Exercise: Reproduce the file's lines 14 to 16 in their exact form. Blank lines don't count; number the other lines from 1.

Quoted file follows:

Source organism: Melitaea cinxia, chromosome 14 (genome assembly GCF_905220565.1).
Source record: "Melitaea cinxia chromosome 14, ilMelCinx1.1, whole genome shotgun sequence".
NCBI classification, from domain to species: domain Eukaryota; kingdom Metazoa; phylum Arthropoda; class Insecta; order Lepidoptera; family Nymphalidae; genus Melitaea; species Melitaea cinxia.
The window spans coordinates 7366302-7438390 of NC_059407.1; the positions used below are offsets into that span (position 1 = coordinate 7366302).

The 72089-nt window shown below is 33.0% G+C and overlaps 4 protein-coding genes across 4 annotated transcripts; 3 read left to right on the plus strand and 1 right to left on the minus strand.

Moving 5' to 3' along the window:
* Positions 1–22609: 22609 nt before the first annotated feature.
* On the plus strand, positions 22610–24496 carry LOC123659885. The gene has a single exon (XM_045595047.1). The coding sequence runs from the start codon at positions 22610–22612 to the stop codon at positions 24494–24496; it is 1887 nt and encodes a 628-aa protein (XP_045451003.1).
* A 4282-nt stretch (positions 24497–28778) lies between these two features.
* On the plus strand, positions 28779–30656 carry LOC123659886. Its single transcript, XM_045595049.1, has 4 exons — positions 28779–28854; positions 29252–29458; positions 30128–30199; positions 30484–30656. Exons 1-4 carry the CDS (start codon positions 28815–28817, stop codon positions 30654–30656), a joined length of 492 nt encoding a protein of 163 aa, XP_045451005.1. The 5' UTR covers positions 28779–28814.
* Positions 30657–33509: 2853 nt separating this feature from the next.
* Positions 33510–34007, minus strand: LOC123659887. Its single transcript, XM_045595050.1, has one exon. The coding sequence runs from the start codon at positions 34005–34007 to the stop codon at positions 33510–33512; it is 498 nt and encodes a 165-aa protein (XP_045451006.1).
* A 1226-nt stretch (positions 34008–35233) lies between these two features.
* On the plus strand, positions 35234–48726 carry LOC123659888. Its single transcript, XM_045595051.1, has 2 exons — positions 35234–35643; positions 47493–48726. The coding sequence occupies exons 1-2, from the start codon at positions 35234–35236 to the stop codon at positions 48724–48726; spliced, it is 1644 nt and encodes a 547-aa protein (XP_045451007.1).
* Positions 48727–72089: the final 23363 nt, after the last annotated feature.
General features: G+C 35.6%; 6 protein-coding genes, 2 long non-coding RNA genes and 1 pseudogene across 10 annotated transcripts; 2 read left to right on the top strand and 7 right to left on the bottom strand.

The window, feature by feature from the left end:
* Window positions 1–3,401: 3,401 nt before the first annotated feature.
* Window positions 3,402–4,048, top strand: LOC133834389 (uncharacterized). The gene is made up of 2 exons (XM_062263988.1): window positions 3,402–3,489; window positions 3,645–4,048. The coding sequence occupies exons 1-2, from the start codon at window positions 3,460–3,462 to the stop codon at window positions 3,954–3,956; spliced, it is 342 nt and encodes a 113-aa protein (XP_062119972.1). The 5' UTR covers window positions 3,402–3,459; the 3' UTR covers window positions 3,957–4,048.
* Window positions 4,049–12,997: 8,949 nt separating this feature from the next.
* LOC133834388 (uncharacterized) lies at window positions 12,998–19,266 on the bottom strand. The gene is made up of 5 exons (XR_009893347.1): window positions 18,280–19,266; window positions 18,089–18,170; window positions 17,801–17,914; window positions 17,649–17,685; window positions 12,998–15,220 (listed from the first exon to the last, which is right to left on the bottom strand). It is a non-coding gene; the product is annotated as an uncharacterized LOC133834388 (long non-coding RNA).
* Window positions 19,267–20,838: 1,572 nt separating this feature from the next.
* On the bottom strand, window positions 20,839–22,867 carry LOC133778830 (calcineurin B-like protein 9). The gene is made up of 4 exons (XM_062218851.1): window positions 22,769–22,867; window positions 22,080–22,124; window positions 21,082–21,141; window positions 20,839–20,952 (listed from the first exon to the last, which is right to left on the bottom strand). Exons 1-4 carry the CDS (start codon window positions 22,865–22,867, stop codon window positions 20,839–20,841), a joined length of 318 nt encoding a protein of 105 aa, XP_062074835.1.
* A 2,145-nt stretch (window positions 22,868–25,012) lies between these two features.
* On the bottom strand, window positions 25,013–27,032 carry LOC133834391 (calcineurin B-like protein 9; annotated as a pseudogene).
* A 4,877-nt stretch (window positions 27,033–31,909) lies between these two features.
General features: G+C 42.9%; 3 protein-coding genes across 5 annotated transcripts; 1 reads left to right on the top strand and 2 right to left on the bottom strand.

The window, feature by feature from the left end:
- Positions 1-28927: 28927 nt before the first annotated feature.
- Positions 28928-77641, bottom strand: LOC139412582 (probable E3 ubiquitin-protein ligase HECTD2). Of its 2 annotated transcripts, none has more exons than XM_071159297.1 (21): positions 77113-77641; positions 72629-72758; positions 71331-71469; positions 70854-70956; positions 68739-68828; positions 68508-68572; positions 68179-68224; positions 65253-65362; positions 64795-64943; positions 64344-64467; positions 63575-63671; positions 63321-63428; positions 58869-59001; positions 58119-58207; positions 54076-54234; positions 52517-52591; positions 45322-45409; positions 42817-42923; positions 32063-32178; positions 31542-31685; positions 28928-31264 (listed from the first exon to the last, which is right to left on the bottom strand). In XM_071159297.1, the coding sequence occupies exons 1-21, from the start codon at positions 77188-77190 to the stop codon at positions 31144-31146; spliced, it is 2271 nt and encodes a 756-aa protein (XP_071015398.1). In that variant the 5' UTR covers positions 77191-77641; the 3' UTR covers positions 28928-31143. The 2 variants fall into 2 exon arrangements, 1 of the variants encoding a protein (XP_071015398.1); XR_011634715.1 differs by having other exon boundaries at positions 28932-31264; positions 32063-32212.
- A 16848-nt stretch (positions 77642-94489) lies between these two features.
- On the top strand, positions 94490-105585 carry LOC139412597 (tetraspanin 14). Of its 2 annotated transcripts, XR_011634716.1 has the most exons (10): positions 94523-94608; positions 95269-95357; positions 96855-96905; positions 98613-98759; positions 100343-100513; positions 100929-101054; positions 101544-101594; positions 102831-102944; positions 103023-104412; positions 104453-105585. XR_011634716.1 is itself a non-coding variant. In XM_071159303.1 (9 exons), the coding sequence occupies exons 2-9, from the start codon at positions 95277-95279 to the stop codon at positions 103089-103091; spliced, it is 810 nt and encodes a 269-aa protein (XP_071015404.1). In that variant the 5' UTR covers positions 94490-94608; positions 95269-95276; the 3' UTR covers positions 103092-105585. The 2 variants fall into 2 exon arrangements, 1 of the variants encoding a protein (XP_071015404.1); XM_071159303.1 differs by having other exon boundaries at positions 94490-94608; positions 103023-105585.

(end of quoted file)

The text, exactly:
* On the plus strand, positions 35234–48726 carry LOC123659888. Its single transcript, XM_045595051.1, has 2 exons — positions 35234–35643; positions 47493–48726. The coding sequence occupies exons 1-2, from the start codon at positions 35234–35236 to the stop codon at positions 48724–48726; spliced, it is 1644 nt and encodes a 547-aa protein (XP_045451007.1).
* Positions 48727–72089: the final 23363 nt, after the last annotated feature.
General features: G+C 35.6%; 6 protein-coding genes, 2 long non-coding RNA genes and 1 pseudogene across 10 annotated transcripts; 2 read left to right on the top strand and 7 right to left on the bottom strand.